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Tools for acquired scene analysis and transmission

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Title: Tools for acquired scene analysis and transmission
Author(s): Kamali Moghaddam, Mahsa
Advisor(s): Hart, John C.
Contributor(s): Nahrstedt, Klara; Campbell, Roy H.; Ofek, Eyal; Stroila, Matei
Department / Program: Computer Science
Discipline: Computer Science
Degree Granting Institution: University of Illinois at Urbana-Champaign
Degree: Ph.D.
Genre: Doctoral
Subject(s): Scene Analysis Scene Acquisition 3D Data Analysis Image Morphing LiDAR Data 3D Point Cloud Tele Immersion 3D Data Classification
Abstract: Recent advancement in research and technology on virtual environments has significantly escalated users' expectations on this matter. This trend is easily witnessed, for example, by websites like twitter or facebook. Moreover, searching for 3D navigation in any search engine can provide an increasing number of instances where the full 3D models of cities are available to users for a virtual walk through. From research viewpoint, design of such virtual environments needs to address two key concepts of “user interface” and “data manipulation”. A wide spectrum of user interfaces has entered into the industry of virtual navigation. These range from haptic devices such as joysticks, Wii, and touch screens to the more sophisticated options such as Microsoft Kinect. Obviously, the potential of these devices needs to be carefully evaluated in each application to strike a balance between efficacy and complexity. In this thesis, we have investigated a few case studies on quite different tasks to justify the universality of this issue. The tasks vary from simulated circuit design to GPS navigation. Of particular interest is the task of choreography software, where the interface evolved from dancers' personal experience into an optimal combination of preset virtual scenes and real time control of the scene by a Wii device. Data manipulation methods vary depending on whether 2D or 3D data is being used. The choice between 2D versus 3D depends on the available bandwidth and processing power. For example, when working with navigation maps on mobile devices, one cannot easily transmit huge 3D data. Hence, researchers tend to either use graphical models or 2D images. On the other hand, when high bandwidth and processing power is available, it is often better to use full 3D capabilities. Regardless of the choice of 2D or 3D sensor, there are certain limitations for each one. For example, 2D sensors often suffer from limited field of view which is a major strain when user wants to get a sense of the entire scene. On the other hand, while 3D sensors can potentially provide 360 degrees view of the scene, their captured data is too noisy and sparse to be useful for any automatic structure detection. In this thesis, we address both 2D and 3D data and develop novel techniques to remedy the aforementioned problems within specific applications. The ultimate results of these works provide robust enhancement and detection in 2D and 3D data. We briefly overview the 2D and 3D tasks here and leave the details to their associated chapter in this document. We study two 2D tasks focusing on issues of robust detection and panoramas creation respectively. The first task, which we named Meth Morph, analyzes 2D portrait images of human face and morphs them into a face as if the subject is drug (Meth) addicted. The developed technique requires only a single input image and performs the rest of the task in a fully automatic fashion. The robustness of the systems is perhaps best justified by referring to the successful live demo given to random visitors. This thesis also investigates overcoming the limited field of view in 2D cameras by available panorama creation methods. A very beneficial application for panoramas is being able to view a long street in one single view. For example, when working with mobile devices, one needs a highly efficient way to transmit and display a full length street. This was made possible by a project called Street Slide at Microsoft. Nevertheless, clutter over the pace of stitched images (e.g. telephone wires) can seriously damage the performance of street panoramas. To improve the robustness of panorama creating, in this thesis, we develop a fully automatic detection and removal of wire-like clutters in the images. Finally, we investigate robustness issues in 3D data processing and structure detection. The first challenge with processing 3D data is their huge size compared to 2D. This makes their processing computationally expensive; an issue that is in conflict with their real-time use as in interactive environments. For this purpose, we develop an efficient system based on an OCtree spatial data structure allowing real-time rendering and manipulation of a 3D point cloud. The other challenge in processing 3D data is the issues of noise and outliers. In this thesis, we develop a novel method for robust classification of curvilinear and surface like structures within a point cloud. All the mentioned pieces help improve the efficiency and quality of data processing, analysis and even transmission. The latter is of special demand by nowadays technology of mobile devices.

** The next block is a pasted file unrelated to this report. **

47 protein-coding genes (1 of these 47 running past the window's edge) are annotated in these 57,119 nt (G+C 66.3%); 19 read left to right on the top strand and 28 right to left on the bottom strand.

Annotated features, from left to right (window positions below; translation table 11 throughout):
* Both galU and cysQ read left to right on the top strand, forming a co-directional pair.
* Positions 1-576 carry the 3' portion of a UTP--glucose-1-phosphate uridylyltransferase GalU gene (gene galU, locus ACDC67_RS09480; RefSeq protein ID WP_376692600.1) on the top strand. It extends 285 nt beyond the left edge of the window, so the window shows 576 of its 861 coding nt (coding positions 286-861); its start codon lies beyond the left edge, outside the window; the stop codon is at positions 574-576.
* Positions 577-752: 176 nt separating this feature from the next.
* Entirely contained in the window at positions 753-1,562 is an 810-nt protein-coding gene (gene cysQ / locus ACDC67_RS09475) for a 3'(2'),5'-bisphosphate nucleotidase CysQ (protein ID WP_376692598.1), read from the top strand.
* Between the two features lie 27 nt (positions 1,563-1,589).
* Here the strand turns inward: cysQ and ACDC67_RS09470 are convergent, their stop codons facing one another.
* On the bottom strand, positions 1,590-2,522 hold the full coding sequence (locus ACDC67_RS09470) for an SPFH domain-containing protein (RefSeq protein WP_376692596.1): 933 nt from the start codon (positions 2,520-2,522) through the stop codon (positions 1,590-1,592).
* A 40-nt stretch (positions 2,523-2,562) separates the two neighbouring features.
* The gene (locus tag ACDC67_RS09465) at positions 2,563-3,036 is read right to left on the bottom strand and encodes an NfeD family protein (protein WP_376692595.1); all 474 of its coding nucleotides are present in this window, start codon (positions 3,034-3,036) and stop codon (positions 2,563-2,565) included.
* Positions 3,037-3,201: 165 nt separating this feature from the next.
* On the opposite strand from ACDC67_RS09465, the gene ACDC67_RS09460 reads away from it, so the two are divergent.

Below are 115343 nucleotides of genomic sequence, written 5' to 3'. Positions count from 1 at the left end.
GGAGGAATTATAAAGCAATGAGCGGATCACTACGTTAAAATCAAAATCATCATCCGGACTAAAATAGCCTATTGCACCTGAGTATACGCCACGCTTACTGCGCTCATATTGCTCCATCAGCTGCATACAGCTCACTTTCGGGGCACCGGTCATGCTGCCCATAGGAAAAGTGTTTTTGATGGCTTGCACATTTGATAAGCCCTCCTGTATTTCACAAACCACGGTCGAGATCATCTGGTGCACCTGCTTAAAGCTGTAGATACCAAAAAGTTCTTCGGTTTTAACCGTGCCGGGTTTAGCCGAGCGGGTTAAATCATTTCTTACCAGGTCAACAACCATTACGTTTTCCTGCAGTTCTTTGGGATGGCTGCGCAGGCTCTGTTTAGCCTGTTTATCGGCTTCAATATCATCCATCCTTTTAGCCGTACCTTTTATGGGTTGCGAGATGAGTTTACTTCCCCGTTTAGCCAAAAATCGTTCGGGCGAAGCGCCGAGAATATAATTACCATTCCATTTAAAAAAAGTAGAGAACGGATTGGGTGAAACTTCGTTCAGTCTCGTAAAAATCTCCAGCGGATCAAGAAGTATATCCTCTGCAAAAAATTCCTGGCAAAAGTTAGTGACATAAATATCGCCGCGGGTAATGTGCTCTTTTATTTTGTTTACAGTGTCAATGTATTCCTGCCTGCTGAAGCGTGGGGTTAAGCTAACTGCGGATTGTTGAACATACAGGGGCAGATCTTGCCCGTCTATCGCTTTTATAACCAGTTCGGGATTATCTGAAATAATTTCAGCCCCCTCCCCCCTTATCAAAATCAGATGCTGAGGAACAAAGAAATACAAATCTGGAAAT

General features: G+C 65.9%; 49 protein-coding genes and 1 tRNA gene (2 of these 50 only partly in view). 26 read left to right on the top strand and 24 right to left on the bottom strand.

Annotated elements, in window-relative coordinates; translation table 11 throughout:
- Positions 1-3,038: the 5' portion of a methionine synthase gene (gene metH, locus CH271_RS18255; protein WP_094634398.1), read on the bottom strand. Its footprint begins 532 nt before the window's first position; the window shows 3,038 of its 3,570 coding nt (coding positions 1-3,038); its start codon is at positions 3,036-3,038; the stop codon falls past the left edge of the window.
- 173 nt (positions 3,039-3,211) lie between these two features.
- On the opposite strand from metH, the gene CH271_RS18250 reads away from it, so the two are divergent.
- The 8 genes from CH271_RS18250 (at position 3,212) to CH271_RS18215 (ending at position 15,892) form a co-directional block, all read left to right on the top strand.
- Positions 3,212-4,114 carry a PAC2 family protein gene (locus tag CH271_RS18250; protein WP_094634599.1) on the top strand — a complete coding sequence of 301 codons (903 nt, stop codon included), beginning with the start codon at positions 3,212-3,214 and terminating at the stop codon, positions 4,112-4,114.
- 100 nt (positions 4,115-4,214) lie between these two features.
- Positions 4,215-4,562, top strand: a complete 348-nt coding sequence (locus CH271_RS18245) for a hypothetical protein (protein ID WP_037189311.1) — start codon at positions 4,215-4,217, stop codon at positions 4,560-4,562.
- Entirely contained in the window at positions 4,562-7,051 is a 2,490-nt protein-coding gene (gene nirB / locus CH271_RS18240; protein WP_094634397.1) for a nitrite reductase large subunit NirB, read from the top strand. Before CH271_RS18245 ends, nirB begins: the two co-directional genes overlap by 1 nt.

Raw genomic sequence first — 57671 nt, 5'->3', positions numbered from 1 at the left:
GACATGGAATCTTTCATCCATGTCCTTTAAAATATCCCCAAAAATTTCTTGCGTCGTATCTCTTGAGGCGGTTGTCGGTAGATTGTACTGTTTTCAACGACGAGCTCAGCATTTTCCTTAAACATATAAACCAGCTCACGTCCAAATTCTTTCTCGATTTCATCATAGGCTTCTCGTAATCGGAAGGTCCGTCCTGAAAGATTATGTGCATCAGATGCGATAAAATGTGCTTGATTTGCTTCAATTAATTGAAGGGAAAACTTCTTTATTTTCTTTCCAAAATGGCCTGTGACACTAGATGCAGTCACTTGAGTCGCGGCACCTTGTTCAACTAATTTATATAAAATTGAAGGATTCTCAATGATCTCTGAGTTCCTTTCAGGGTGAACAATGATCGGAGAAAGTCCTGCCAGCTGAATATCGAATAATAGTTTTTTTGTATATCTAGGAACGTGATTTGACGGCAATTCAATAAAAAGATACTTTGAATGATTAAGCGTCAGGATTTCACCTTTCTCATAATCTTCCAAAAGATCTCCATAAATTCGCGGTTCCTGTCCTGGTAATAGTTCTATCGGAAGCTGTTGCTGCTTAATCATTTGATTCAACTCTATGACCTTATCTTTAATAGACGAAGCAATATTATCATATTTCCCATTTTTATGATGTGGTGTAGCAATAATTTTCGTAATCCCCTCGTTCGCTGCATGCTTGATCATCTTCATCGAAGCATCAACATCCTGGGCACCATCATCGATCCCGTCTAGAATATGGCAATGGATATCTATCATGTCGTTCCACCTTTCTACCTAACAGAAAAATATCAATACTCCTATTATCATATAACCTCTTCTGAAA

Issue Date: 2012-02-01
Genre: thesis
URI: http://hdl.handle.net/2142/29493
Rights Information: © 2011 by Mahsa Kamali Moghaddam. All rights reserved.
Date Available in IDEALS: 2014-02-01
Date Deposited: 2011-12
 

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